An anxiety attack is coming on. You may feel as though you no longer have control of your body. Millions of individuals worldwide, encounter the struggles associated with panic attacks. Panic attacks can be the result of chemical imbalances, unreleased traumas, stress, or a host of other factors.

In order to notice permanent alleviation of your attacks, medications, psychotherapy, and practicing methods of relaxation are very useful. But, what steps can be taken to stop a panic attack that has already begun? When a panic attack is occurring, these are four steps that can stop them:.

First Step - Be Cognizant That an Attack is Upon You

Anyone who has past experience with panic attacks ought to be able to determine when one is beginning. Should this not be the case, it is vital that you establish an understanding of the symptoms.

A rapid heartbeat, extreme fear for no apparent reason, trembling, having trouble breathing, dizziness, and goosebumps are all signs of an anxiety attack.

In order to conquer a panic attack, you must first be sure to identify that you are experiencing one. Once you have ascertained that an attack is coming on...

Second Step - STOP THE ATTACK!

Because you are now aware of what is happening, you can stop it. When an anxiety attack occurs, it's becuase being overcome with fear, which causes your brain to break into a state of panic. You may think that you don't have any control, and your brain agrees with this by creating negative beliefs. In return, the bad thoughts create even more panic and then you are stuck in a cycle.

You have come to a point where you really need to release this cycle of stress. You must put a stop to that negative voice from within. You have developed an obsessive habit of reacting to these stressful situations by thinking the worst, and you can change these thinking patterns with some training. One technique is to replace the negativity with something pleasant instead.

Positive affirmations will be very effective in this case. You must tell yourself that you are in control, and doing ok, even if you aren't to the point where you are actually ready to believe it, you should still say these, or similar words of affirmation, to yourself. You'll achieve the sought after effect by verbalizing these encouraging words.

Step 3 - Calm Down and Regain Control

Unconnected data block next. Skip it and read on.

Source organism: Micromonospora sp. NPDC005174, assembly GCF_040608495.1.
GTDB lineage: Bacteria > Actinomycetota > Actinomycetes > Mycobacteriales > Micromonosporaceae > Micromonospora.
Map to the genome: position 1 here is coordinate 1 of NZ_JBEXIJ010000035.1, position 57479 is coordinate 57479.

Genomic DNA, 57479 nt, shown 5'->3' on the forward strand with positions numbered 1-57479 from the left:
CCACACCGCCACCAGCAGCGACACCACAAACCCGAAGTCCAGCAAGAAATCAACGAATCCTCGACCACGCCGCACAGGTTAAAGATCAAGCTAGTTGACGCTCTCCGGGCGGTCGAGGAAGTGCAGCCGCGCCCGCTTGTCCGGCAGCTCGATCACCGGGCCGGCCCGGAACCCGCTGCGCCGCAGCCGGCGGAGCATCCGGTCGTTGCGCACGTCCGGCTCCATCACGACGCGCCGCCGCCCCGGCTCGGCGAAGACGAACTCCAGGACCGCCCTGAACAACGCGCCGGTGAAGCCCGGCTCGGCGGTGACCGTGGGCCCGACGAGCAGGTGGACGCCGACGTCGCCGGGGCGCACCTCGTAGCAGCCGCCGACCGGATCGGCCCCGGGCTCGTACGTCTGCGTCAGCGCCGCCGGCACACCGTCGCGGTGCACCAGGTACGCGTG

When in a panic, it can be hard to take back control of your surroundings and mental state. Relaxing yourself is the next stage, and will help you regain power over your circumstance. An effective method is utilizing deep breathing. Draw lengthy, slow breaths and release negative thoughts each time you breathe out.

Creative visualization, breathing deeply, and meditation, are some of the exercises that you can perform as steps to stop panic attacks. By learning to successfully perform these practices, you'll be well prepared to manage your stress when you recognize that it is rising to the point where you may be in danger of losing control. As you work toward achieving your state of relaxation, you'll realize that your panic attack has all but subsided.

Fourth Step - Evict Your Fears

Now that you have regained control, and your mind is better, you can deal with things more clearly. You have progressed through the four steps to stop panic attacks, and you now are aware that this momentary episode of anxiety will last for just seconds, and there has been no harm that has occurred as a result. As you let go of the stress, you should recognize that it's not an element of your make-up that belongs there.

Conquering fears and panic at last is often an arduous task that does not happen instantly. However, by using the aforementioned steps to stop panic attacks, it is possible to alleviate their negative impacts as they start to present themselves.

To read the full article on Steps to Stop Panic Attacks, check out: Panic Attacks What to Do

Author's Bio: 

Jonothan Peters has written and researched extensively on the topic of panic attacks and anxiety. To learn more about tips for Panic Attacks What to Do visit controlpanicanxiety.com